The major impacts of the El Nino induced rainfall failure and yield reduction were household food insecurity, loss of income, indebtedness and deepening poverty. These were exacerbated by the lack of institutional support; save for the agronomic services of extension officers. Households survived mainly through income and crop diversification, and off-farm practices like petty trading and remittances. Some of the adaptation strategies were found not to be effective due to households’ total dependence on agriculture for employment and income generation and the general lack of application of climate information and technology in smallholder farming in Ghana.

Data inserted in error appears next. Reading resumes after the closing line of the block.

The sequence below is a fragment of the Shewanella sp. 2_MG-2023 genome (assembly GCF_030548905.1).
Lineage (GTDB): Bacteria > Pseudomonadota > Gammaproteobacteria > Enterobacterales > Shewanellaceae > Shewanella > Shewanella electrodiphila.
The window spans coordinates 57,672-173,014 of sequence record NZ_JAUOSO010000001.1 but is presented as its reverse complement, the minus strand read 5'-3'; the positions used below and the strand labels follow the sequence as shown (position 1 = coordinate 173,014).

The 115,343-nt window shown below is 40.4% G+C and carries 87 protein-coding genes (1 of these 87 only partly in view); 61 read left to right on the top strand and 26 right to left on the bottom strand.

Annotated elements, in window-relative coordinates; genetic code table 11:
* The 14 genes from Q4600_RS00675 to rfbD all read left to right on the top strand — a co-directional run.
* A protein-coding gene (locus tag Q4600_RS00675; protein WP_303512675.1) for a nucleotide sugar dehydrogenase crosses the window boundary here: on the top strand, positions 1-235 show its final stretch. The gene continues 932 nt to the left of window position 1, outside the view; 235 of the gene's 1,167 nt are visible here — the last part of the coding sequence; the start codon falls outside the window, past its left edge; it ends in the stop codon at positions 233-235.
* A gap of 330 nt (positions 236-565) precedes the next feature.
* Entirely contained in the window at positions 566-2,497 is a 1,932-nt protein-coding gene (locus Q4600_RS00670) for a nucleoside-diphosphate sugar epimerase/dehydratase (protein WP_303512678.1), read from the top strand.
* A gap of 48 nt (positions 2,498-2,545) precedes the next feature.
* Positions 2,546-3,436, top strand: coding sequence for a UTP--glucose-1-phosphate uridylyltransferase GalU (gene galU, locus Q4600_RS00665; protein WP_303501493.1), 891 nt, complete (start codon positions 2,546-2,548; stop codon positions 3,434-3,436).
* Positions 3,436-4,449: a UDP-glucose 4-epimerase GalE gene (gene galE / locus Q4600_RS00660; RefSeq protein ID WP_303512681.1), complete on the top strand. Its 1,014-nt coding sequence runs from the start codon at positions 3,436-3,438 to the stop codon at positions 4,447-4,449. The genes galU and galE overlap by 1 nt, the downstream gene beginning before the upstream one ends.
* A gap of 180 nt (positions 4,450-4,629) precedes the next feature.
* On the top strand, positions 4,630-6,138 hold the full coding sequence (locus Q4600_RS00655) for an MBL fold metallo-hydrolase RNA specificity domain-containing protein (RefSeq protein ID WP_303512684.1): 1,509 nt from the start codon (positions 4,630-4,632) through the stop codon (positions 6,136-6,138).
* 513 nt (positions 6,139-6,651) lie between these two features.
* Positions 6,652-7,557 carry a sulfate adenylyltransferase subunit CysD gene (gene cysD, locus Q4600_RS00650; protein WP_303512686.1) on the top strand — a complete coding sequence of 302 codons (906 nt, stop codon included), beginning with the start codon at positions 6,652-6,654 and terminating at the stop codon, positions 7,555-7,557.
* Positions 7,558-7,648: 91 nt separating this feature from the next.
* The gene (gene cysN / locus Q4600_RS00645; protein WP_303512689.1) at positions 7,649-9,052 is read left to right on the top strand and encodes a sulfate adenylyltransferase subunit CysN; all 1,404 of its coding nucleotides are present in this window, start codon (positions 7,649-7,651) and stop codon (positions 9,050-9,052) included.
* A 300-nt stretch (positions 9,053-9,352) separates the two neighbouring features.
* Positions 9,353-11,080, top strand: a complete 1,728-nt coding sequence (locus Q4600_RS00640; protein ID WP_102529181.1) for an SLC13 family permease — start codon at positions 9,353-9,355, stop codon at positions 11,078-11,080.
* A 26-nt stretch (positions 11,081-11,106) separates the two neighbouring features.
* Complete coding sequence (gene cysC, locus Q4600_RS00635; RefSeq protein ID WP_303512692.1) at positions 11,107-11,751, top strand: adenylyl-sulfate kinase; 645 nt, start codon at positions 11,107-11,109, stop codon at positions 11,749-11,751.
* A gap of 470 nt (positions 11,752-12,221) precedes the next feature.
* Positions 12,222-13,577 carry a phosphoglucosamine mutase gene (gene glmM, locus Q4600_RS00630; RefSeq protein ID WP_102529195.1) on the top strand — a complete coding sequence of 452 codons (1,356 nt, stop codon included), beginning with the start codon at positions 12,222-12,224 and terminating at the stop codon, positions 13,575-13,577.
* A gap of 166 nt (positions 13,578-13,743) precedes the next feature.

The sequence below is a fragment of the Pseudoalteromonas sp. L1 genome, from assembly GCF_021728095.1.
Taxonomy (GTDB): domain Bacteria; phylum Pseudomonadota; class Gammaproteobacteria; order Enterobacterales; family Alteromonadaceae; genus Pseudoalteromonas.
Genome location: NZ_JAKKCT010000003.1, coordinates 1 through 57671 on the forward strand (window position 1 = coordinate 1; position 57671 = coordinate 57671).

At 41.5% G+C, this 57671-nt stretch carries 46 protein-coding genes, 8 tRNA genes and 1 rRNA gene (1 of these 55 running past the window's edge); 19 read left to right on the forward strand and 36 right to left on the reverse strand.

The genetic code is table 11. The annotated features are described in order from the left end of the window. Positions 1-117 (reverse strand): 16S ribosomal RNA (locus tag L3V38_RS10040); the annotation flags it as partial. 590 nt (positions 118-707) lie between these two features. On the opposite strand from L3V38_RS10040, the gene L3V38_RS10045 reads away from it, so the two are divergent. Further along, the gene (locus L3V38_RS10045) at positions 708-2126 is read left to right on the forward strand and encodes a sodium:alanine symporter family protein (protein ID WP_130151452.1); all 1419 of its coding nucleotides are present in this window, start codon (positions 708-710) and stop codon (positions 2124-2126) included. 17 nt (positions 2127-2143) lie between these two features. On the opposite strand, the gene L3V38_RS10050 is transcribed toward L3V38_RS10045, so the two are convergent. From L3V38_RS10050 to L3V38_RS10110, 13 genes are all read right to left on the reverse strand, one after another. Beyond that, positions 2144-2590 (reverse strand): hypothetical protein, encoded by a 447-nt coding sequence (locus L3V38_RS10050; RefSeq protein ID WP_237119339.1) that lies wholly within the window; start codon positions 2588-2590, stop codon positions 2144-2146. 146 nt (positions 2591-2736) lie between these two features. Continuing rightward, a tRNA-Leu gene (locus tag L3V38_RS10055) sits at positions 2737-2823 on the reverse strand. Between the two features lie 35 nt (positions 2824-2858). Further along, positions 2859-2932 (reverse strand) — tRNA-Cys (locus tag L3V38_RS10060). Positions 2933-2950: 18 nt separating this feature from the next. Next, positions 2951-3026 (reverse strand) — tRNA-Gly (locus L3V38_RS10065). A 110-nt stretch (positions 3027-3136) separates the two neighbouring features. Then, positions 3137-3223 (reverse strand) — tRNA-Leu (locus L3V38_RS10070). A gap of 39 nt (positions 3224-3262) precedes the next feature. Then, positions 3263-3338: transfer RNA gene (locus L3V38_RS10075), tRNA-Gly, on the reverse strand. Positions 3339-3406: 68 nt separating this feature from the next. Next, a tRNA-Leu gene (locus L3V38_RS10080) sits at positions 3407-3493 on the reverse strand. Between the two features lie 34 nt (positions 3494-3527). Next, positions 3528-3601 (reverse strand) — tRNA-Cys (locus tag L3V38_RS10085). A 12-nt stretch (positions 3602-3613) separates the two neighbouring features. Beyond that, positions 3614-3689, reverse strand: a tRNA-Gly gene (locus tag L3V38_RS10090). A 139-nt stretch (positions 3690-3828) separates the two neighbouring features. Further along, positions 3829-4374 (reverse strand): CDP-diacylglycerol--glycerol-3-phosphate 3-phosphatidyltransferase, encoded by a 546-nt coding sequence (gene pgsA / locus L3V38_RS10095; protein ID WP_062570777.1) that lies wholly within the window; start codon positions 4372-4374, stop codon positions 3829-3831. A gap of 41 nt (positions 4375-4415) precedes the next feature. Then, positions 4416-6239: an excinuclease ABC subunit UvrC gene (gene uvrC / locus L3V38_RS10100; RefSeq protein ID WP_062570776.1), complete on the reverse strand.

Based on our findings, we make the following recommendations. First, although El Nino cycles are a natural occurrence, we note that they may have a less devastating impact on food production and livelihoods of communities if effective plans are put in place. Based on what we know about the effect of El Nino on rainfall and the fact that the IPCC (2017) has projected an increase in the frequency and intensity of El Nino due to global warming, we recommend that provision and conservation of water for agriculture in the study area should be improved. If El Nino becomes frequent and severe, the current smallholder practice which is almost entirely rain-fed will not be resilient enough to ensure food security. Therefore, local government units and the Ministry of Food and Agriculture should work together to develop community irrigation to help smallholders improve maize and other food crop production.